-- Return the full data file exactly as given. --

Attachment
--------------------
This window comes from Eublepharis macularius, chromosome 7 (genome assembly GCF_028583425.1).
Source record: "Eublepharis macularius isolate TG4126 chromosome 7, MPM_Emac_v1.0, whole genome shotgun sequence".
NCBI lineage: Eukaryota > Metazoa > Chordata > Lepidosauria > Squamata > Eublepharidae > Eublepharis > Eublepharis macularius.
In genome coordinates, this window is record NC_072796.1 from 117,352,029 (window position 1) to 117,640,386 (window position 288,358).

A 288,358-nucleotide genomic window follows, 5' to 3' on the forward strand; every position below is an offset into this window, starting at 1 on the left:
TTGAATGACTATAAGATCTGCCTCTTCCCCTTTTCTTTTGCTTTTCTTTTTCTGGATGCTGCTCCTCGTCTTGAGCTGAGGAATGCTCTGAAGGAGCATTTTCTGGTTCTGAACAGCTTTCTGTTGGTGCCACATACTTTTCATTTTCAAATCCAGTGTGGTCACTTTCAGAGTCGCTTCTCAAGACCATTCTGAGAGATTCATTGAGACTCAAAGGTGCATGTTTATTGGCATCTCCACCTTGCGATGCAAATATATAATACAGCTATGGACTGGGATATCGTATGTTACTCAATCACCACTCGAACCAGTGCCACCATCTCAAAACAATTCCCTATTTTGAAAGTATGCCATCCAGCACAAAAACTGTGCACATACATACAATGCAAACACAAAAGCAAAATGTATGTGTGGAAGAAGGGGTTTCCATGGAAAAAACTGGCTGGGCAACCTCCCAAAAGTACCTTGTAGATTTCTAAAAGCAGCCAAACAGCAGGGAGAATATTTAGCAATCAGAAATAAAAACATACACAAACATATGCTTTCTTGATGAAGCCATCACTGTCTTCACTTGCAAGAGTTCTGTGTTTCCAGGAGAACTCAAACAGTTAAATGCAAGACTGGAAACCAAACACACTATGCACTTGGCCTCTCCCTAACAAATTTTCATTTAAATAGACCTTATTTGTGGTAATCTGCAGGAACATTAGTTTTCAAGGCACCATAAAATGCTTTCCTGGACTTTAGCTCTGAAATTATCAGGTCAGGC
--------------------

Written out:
This window comes from Eublepharis macularius, chromosome 7 (genome assembly GCF_028583425.1).
Source record: "Eublepharis macularius isolate TG4126 chromosome 7, MPM_Emac_v1.0, whole genome shotgun sequence".
NCBI lineage: Eukaryota > Metazoa > Chordata > Lepidosauria > Squamata > Eublepharidae > Eublepharis > Eublepharis macularius.
In genome coordinates, this window is record NC_072796.1 from 117,352,029 (window position 1) to 117,640,386 (window position 288,358).

A 288,358-nucleotide genomic window follows, 5' to 3' on the forward strand; every position below is an offset into this window, starting at 1 on the left:
TTGAATGACTATAAGATCTGCCTCTTCCCCTTTTCTTTTGCTTTTCTTTTTCTGGATGCTGCTCCTCGTCTTGAGCTGAGGAATGCTCTGAAGGAGCATTTTCTGGTTCTGAACAGCTTTCTGTTGGTGCCACATACTTTTCATTTTCAAATCCAGTGTGGTCACTTTCAGAGTCGCTTCTCAAGACCATTCTGAGAGATTCATTGAGACTCAAAGGTGCATGTTTATTGGCATCTCCACCTTGCGATGCAAATATATAATACAGCTATGGACTGGGATATCGTATGTTACTCAATCACCACTCGAACCAGTGCCACCATCTCAAAACAATTCCCTATTTTGAAAGTATGCCATCCAGCACAAAAACTGTGCACATACATACAATGCAAACACAAAAGCAAAATGTATGTGTGGAAGAAGGGGTTTCCATGGAAAAAACTGGCTGGGCAACCTCCCAAAAGTACCTTGTAGATTTCTAAAAGCAGCCAAACAGCAGGGAGAATATTTAGCAATCAGAAATAAAAACATACACAAACATATGCTTTCTTGATGAAGCCATCACTGTCTTCACTTGCAAGAGTTCTGTGTTTCCAGGAGAACTCAAACAGTTAAATGCAAGACTGGAAACCAAACACACTATGCACTTGGCCTCTCCCTAACAAATTTTCATTTAAATAGACCTTATTTGTGGTAATCTGCAGGAACATTAGTTTTCAAGGCACCATAAAATGCTTTCCTGGACTTTAGCTCTGAAATTATCAGGTCAGGC